Hat Made With Synthetic Spider Silk Shows Promise of What's to Come
Arachnophobes of the world (myself included) might tell you they're interested in any solution that involves avoiding spiders altogether. While that's not entirely possible (or environmentally sound), companies using artificial spider-silk have been pushing the boundaries of what's possible in apparel without the use of our eight-legged friends (or enemies).
Back in July, Bolt Threads, a Bay Area startup that specializes in developing artificial spider silk for apparel solutions, purchased New York outdoor company Best Made Company, indicating that it was turning its focus toward apparel that folks would use in the great outdoors.
Now, Bolt and Best Made Company are launching the partnership's flagship item: the "Cap of Courage," which is made of Bolt's synthetic Microsilk and Best Made Company's Rambouillet wool.
The release included 100 caps as a proof of concept, and each one ran for $198. All colors are already sold out, per Best Made Apparel's website.
For Bolt Threads, the challenge was creating something as durable as spider silk without needing spiders, which aren't known for being good co-workers. (Spoiler alert, they eat each other a lot.)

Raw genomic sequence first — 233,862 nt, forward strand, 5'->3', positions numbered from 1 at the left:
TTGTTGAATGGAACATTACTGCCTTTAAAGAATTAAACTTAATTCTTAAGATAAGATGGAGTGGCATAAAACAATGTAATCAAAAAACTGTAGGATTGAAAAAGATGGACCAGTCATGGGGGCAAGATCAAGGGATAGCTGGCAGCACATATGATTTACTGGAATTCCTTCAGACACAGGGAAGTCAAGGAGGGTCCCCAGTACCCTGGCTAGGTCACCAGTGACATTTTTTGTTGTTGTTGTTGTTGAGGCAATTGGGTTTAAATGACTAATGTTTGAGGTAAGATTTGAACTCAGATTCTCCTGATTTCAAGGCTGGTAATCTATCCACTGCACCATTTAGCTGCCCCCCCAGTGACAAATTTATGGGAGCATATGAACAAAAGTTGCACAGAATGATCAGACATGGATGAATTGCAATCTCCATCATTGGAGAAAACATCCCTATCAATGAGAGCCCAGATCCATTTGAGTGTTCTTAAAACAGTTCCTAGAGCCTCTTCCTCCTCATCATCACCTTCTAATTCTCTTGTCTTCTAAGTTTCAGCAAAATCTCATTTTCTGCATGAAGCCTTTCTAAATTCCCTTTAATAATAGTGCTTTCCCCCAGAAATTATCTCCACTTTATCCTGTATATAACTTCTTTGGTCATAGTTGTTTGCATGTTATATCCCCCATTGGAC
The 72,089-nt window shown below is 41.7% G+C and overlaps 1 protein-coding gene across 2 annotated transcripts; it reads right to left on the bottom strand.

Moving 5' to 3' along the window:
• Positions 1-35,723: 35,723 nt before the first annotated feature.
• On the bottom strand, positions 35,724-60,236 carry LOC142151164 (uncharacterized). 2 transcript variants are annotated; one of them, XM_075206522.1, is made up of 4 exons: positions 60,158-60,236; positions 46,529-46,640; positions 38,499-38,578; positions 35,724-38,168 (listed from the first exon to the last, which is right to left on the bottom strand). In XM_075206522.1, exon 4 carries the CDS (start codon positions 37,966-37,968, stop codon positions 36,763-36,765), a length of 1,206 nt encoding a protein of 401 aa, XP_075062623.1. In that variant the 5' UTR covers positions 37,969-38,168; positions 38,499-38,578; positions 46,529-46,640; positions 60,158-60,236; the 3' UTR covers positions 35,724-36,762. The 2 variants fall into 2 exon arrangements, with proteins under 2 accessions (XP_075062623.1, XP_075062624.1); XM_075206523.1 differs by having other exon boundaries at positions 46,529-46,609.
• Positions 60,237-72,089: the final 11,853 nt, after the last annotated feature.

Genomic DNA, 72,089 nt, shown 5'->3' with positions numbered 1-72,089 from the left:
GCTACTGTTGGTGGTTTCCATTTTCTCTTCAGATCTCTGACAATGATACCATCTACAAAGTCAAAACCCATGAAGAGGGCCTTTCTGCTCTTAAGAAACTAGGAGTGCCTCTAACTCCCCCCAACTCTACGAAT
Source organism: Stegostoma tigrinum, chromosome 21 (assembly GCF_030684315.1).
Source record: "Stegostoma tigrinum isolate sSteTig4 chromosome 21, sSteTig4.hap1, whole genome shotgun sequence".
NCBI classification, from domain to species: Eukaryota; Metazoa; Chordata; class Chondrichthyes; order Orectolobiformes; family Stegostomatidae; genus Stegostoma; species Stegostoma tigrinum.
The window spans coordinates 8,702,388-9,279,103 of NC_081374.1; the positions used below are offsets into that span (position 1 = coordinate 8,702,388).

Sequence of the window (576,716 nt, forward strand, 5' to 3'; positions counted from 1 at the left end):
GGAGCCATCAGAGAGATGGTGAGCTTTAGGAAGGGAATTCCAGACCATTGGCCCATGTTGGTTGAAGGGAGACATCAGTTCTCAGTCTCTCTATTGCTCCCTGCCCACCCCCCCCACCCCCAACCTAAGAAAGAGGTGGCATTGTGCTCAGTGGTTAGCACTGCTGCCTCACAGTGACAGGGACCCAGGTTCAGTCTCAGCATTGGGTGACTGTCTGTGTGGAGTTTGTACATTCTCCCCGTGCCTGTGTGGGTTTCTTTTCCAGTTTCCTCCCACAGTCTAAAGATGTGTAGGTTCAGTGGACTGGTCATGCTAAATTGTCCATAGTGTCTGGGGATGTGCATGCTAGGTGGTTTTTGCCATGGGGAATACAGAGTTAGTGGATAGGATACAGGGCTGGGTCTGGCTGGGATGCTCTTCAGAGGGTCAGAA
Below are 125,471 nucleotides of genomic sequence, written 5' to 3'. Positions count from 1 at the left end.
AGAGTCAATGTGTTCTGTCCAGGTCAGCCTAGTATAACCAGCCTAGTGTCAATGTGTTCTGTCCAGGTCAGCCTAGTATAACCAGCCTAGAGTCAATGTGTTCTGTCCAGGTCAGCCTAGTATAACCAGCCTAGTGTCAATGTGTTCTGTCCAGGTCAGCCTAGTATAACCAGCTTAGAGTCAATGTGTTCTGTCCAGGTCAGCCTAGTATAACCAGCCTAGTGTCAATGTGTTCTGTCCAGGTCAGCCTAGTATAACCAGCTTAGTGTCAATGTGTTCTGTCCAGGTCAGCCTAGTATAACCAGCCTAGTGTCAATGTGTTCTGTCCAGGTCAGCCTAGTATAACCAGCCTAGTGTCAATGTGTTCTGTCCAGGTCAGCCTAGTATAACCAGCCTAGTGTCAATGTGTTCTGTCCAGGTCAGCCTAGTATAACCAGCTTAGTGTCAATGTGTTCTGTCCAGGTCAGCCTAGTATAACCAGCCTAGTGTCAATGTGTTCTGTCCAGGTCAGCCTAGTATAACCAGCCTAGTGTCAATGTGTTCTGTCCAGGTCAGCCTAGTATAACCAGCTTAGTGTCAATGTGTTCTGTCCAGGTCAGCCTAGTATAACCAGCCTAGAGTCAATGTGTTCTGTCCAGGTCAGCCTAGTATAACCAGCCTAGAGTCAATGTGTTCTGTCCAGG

"It's been one of those things that's often talked about as the next big thing, but never actually getting out in the hands of customers," Dan Widmaier, founder of Bolt Threads, told Wired.
This comes a few months after Bolt released its first product on its own: a $314 tie made of the synthetic spider silk.
This cap, however, shows that it can not only create products at a lower price point, but that it can create items for everyday use and ones that include synthetic and organic materials together.
From there, the companies don't plan to limit production to synthetic spider silk. Instead, they can look to replicate other organic materials. This would have a huge draw for consumers who don't want to purchase any animal products, but want the real deal when it comes to warmth and comfort some fibers provide.
"We think the same process can make pretty much any protein based material nature has evolved," Widmaier said. "All the things you observe scientifically are the same. We just make it with a different process."